BBC, smeared lord work toward settlement

LONDON, Nov. 15 (UPI) -- Lord Alister McAlpine, the ex-Conservative politician wrongly accused in a child sex abuse scandal, will settle with the BBC on its reporting, his lawyer said.

Lawyers for McAlpine indicated they were taking legal action after the program led to his being mistakenly tied to a pedophile ring that targeted children at a facility in Wrexham in northern Wales, The Daily Telegraph reported Thursday.


Attorney Andrew Reid said he hoped to reach a settlement Thursday with the BBC. Reid said during an interview on a BBC program any financial compensation was being negotiated based on the understanding it ultimately would be paid by taxpayers.

"Lord McAlpine is more than aware that the ultimate people who will paying for any monies that he may receive are, in fact, the license payers, the people who really own the BBC," Reid said. "[He] is very much aware of this and hence any agreement that is reached is tempered in the light of that."

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Speaking for the first time since the allegations were made, McAlpine said on a BBC program he had sympathy for his accuser and thanked him for having the courage to admit publicly he was wrong.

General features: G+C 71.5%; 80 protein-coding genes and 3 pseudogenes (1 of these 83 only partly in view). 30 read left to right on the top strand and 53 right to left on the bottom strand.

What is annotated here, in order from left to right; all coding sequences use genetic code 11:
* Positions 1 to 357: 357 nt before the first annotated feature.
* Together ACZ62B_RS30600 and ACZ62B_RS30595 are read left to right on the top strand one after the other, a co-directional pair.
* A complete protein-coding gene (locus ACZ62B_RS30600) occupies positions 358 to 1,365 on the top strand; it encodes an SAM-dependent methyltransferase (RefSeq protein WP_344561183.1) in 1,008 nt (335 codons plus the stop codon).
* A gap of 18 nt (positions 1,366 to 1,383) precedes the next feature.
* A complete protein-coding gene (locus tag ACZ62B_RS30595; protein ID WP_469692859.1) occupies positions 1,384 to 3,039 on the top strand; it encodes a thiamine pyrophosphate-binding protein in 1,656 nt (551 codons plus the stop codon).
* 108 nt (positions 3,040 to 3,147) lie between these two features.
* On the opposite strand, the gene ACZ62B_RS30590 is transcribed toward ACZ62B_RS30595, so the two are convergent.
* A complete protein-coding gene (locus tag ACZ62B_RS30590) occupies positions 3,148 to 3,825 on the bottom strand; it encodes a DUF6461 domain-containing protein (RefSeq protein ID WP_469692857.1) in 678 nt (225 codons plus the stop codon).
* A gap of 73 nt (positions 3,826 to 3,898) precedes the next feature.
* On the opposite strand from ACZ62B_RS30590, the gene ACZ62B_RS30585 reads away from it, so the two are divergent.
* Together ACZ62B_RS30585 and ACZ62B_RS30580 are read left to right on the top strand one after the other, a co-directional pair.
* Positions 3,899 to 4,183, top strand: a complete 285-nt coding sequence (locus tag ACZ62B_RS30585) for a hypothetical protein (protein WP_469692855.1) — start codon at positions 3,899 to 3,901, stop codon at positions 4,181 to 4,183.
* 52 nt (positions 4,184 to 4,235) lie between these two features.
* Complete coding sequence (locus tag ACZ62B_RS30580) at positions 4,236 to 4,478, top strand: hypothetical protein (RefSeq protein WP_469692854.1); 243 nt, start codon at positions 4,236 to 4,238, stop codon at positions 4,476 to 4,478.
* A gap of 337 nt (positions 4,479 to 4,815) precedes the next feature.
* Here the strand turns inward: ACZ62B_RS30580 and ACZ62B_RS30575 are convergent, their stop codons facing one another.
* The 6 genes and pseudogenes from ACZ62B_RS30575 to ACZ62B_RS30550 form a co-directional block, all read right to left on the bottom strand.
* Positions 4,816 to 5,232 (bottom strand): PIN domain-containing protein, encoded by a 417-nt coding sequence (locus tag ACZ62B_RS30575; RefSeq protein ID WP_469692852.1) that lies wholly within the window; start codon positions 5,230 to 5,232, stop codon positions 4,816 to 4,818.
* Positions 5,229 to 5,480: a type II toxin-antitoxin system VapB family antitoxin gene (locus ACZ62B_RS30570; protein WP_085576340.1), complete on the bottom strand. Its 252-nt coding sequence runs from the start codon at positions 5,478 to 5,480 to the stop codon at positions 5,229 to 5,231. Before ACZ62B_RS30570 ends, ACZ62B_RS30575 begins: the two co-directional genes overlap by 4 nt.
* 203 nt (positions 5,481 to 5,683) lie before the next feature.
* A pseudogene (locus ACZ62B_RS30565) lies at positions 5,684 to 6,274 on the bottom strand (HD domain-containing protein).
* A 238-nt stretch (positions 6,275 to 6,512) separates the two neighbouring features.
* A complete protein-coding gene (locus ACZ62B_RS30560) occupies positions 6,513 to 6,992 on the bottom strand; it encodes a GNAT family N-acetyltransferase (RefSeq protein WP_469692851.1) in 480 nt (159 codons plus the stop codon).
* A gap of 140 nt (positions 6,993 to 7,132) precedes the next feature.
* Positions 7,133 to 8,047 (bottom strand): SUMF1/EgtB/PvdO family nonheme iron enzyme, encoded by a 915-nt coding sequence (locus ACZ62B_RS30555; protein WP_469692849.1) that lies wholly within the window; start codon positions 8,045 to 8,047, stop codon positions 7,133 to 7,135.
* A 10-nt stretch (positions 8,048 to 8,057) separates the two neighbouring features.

"I was very grateful that he said that. I actually have a deep sympathy with him. He was obviously a man who suffered a lot in his life," he said. "I've been blessed and I've been very lucky but he has had a terrible time. But it wasn't me."

McAlpine said the matter could have been avoided if investigators contacted him to give him a chance to respond to the allegations.

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"They could have saved themselves a lot of agonizing, and money actually, if they had just made that telephone call," he said.

While the Nov. 2 "Newsnight" report didn't name McAlpine, it referred to a senior Conservative politician from the Thatcher era. The report led to McAlpine being identified on Internet blogs and social media sites.

Reid also urged people who named his client on various online venues to come forward and apologize, warning, "We know who you are."

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The current affairs show later carried an on-air apology.

The Telegraph said an official report determined "Newsnight" staff didn't complete "basic journalistic checks."

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